The Big Picture Network: Brant County
Conserving Fields and Streams
The Brant Rod and Gun Club has stewarded their 22 ha (54 ac) of land since 1937. The grounds include a mature hickory woodland and an oak savannah remnant. In the past xx years, they have re-designed their fish hatchery, letting part of the land revert back to the original Carolinian forest. Volunteers from the Club work hundreds of hours with partner agencies. They have planted 1.5 ha (4 ac) of prairie on the old trap range and replaced hundreds of metres of wooden walls along their stream banks with natural stone and riparian buffer plantings to protect the cold water stream and prevent erosion. They are continuing this work downstream for neighouring private properties. Trout fishing in Whiteman's Creek has been greatly enhanced by this project.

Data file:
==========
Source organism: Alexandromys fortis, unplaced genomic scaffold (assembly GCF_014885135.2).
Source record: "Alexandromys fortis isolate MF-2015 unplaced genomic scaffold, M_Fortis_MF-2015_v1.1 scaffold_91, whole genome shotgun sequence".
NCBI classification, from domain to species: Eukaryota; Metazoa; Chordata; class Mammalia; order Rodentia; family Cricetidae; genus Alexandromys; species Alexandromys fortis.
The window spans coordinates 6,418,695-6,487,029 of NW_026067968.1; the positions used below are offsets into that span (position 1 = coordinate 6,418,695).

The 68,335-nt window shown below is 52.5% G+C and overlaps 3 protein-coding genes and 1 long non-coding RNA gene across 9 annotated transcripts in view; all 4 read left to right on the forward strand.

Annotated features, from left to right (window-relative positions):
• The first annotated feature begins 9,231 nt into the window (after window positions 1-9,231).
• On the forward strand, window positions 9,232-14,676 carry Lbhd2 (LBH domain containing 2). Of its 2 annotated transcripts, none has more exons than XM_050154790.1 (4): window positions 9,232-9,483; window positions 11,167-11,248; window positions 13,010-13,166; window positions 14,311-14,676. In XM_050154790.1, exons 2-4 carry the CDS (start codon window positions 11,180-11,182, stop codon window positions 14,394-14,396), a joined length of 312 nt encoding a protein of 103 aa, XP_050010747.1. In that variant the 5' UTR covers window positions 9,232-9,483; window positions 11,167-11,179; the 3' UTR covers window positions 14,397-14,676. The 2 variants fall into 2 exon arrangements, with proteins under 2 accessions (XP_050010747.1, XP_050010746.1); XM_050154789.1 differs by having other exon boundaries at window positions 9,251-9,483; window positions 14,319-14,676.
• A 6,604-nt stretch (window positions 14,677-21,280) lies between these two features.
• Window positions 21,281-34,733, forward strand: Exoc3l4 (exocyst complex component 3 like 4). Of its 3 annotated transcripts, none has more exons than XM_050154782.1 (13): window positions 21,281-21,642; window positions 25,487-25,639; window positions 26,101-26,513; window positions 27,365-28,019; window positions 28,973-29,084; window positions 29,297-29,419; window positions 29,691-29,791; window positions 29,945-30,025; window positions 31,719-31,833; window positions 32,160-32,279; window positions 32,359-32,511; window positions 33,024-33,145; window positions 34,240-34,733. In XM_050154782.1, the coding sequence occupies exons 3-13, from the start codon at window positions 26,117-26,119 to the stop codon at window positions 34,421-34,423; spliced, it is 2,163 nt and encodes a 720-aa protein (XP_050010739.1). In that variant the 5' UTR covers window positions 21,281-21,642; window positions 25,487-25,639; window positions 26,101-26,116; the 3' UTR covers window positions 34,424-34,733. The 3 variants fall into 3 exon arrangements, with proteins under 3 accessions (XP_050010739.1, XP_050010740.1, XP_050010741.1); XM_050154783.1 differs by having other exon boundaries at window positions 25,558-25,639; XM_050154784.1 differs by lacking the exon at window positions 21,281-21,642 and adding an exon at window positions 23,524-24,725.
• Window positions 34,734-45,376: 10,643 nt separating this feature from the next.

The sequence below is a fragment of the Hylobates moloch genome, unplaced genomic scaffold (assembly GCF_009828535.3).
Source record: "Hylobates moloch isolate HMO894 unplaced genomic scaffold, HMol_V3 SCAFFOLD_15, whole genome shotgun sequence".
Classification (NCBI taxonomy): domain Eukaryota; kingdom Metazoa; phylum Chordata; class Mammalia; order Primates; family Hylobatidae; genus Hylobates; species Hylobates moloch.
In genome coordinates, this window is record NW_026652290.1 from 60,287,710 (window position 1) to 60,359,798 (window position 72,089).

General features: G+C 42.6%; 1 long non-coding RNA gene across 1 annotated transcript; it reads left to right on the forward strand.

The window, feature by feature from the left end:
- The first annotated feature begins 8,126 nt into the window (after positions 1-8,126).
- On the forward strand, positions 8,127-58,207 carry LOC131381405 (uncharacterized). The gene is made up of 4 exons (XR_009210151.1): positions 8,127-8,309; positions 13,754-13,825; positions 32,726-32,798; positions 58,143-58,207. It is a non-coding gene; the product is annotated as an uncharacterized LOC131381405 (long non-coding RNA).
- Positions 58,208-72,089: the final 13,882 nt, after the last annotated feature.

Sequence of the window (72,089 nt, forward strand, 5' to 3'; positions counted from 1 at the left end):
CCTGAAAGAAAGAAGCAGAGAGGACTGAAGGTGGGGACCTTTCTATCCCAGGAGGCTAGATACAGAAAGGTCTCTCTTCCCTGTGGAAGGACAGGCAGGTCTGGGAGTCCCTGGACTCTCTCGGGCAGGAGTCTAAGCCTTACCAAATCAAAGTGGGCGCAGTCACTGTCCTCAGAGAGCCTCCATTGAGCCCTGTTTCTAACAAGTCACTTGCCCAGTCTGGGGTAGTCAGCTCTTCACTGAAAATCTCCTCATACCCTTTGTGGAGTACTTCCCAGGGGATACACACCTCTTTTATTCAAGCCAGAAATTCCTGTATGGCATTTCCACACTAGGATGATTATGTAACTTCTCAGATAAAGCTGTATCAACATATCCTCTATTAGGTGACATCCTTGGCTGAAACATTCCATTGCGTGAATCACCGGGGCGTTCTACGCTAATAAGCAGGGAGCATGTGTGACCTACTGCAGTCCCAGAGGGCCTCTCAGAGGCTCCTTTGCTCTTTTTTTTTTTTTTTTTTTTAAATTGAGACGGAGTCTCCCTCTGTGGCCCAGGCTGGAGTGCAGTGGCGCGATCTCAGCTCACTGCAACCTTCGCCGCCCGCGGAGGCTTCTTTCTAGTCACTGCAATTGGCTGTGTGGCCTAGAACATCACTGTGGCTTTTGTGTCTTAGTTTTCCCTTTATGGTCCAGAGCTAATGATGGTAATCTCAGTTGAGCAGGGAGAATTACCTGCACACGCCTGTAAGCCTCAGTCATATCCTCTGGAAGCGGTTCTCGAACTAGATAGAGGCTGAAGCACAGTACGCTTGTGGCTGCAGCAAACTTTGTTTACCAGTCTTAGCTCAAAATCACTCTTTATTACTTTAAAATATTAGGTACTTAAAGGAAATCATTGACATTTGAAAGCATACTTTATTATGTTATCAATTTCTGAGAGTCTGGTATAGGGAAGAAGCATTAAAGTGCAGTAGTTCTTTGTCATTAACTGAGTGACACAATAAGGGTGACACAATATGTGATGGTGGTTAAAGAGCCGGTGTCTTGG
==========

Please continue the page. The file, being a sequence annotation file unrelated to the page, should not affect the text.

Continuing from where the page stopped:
Trees for Roads
Trees planted in areas where we live, work and travel can play an important role in preserving the Carolinian nature of Brant County. The County of Brant's Grow Green program was founded as a millennium project with the goal of planting one million trees throughout the county. Perhaps one of the most important objectives of the program is to replace the majestic shade trees that once graced the rural roads of Brant. Perhaps the most spectacular of these roadside trees are the sugar maples whose distinctive shape and brilliant fall colours have long defined rural Brant County. Helping to bring the sugar maple back to the roadsides of Brant are Jim Ross, Hank Hedges and Gil Henderson. These Brant County residents have shown how individuals or small groups of citizens can make real differences in the conservation of unique nature of Brant County and the Carolinian zone.